Diary of a Tube worker: Going cashless

Submitted by AWL on 26 May, 2020 - 10:43 Author: Jay Dawkey
Tube worker

18 May was meant to be crunch day, with services up and running towards some kind of normal. An expected rise in passenger numbers.

I’m not at work and don’t hear anything to suggest a dramatic change has happened. The next morning at 0430 the bus is definitely busier. But I can still socially distance and now I have a crappy surgical mask. How effective, I don’t know. It’s a pain. It makes my glasses steam up and I really want to scratch my nose.

When I flag down the bus, I wave at the driver, I say “morning” as I board, when I leave, I shout “thank you” and we wave as I get off. Before the crisis, this level of chat with the bus driver was reserved for outside London, where you can leave via the front door. We may not all be in it together, but transport workers now know we have a lot in common.

I work the whole week with the same person every morning. It makes it easier to sort out who can leave early on which days. O is still driving in, while parking is free and mileage is being paid.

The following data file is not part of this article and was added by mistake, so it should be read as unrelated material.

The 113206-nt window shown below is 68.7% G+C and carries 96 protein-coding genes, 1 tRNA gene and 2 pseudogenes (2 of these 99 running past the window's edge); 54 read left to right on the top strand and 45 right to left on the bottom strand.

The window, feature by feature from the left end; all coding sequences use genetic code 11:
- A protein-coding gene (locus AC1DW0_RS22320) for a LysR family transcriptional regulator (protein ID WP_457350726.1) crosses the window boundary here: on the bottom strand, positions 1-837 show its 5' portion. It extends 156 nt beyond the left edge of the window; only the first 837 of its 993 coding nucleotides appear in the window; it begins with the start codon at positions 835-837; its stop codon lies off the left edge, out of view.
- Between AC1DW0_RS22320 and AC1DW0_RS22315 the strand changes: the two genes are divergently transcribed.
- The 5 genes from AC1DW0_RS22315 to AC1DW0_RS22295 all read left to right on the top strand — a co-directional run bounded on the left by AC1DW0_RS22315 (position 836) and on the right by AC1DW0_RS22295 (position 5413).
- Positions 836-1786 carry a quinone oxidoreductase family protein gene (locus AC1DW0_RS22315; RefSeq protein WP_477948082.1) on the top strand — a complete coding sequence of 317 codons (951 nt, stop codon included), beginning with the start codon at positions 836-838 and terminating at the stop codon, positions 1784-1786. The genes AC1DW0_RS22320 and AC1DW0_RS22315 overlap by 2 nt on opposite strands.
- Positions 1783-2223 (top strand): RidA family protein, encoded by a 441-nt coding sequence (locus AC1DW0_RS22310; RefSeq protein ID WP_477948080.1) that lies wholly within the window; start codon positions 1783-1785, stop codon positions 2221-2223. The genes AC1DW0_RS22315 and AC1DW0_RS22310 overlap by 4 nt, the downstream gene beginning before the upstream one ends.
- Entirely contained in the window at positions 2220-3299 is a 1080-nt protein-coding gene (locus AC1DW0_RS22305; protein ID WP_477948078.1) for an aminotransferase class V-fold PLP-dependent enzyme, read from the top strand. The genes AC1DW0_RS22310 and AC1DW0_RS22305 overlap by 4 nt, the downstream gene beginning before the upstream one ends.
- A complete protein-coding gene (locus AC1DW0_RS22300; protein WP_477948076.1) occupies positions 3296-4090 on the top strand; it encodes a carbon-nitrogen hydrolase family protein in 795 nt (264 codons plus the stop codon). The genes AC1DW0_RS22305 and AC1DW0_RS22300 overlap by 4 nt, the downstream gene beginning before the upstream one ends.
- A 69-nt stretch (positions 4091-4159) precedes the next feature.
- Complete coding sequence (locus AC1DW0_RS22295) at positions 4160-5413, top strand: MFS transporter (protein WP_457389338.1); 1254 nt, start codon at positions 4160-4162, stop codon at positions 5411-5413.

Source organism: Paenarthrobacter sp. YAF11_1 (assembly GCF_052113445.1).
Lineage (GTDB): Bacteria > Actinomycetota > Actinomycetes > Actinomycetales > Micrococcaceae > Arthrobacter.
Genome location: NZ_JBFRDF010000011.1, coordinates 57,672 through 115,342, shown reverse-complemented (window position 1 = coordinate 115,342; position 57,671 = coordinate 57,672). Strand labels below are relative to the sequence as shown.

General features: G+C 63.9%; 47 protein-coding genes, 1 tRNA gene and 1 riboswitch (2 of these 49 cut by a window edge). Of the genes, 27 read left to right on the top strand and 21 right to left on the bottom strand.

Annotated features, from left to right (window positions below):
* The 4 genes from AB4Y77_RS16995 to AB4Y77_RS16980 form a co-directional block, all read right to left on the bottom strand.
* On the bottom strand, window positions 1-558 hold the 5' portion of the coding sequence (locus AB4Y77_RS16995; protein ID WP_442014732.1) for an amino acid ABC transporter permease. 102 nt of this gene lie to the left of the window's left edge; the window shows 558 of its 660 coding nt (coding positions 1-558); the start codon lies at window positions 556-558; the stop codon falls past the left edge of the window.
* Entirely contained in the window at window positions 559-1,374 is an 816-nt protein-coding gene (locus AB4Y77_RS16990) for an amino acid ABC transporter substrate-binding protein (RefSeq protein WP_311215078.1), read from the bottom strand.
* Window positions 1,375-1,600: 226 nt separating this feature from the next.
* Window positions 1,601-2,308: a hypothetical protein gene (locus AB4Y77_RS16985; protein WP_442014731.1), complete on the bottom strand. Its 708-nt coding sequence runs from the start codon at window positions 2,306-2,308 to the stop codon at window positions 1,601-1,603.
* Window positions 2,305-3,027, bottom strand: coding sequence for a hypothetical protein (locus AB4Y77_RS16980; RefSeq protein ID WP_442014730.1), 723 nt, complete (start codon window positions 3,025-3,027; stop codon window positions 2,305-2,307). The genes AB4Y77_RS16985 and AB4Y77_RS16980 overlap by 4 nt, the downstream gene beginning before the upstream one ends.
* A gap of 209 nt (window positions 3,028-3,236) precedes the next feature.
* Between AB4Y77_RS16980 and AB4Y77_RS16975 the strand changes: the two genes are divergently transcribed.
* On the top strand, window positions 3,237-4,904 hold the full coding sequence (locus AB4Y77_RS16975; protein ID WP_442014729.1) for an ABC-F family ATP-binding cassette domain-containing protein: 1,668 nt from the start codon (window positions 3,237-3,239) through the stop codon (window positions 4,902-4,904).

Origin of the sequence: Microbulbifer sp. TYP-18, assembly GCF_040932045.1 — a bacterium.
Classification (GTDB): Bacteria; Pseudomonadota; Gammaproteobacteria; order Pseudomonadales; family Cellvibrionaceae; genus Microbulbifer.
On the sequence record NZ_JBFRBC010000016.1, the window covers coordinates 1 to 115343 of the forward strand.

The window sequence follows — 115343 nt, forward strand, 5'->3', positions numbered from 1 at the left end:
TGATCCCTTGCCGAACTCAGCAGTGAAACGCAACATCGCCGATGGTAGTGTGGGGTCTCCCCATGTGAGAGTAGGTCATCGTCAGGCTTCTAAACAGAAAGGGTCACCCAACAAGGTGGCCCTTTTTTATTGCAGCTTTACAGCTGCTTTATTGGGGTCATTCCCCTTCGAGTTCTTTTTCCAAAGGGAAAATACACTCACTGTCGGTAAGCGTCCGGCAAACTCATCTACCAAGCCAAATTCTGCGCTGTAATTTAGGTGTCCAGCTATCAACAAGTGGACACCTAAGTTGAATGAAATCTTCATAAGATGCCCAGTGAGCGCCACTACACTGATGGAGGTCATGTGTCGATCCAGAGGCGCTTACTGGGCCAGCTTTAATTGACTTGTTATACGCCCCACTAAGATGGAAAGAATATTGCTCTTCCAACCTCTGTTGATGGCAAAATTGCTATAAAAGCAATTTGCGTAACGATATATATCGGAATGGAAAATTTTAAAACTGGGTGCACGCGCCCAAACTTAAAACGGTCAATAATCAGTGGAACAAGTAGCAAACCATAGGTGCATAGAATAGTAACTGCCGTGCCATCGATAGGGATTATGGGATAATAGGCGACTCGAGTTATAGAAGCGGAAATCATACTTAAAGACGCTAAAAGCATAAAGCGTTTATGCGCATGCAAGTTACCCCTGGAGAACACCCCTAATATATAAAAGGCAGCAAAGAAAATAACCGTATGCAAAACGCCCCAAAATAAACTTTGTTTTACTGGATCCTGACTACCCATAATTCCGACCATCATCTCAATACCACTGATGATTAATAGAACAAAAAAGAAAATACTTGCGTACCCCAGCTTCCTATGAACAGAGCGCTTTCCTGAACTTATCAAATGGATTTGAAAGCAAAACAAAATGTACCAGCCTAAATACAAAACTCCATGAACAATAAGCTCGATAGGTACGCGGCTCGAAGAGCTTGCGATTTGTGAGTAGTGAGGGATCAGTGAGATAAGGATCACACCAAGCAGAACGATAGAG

We get our first customer complaining. “Why can I not pay cash?”

“They have stopped that at most stations now. You can use cash in some places and also top up at the shop just there”.

“So it is free is it”?

“No, as I said…”

“Stupid. What am I meant to do? I always use cash”

“I appreciate that but as I’ve said…”

“What are you going to do if I just walk through the gate?”

“Well nothing, but as I said…”

I look on as the customer walks through, I sit back down and get back to trying to find an episode of “I’m Sorry I Haven’t a Clue” I haven’t already heard. There are mixed views about going cashless. “Stops the vagrants” someone says. “We don’t have to mess about with cash round the back, fewer mistakes, less aggro customers with lost money”. “They’ll come for jobs though. If we don’t have money to deal with, they’ll say they don’t need all of us”.

It isn’t noticeably busier until later in the week. My station doesn’t have any security marshals dealing with the feared crowds. I see several elsewhere, sometimes in the station itself, one at a lift.

“Maximum 5 in the lift” says the sign. Not sure where that figure has come from, and no one is standing 2m apart while they wait for it to turn up.

Poor guy, standing underground all day just directing people to a lift. He shouldn’t even be in the depths of the station to begin with.


Other entries in the “My Life At Work” series, and other workers' diaries

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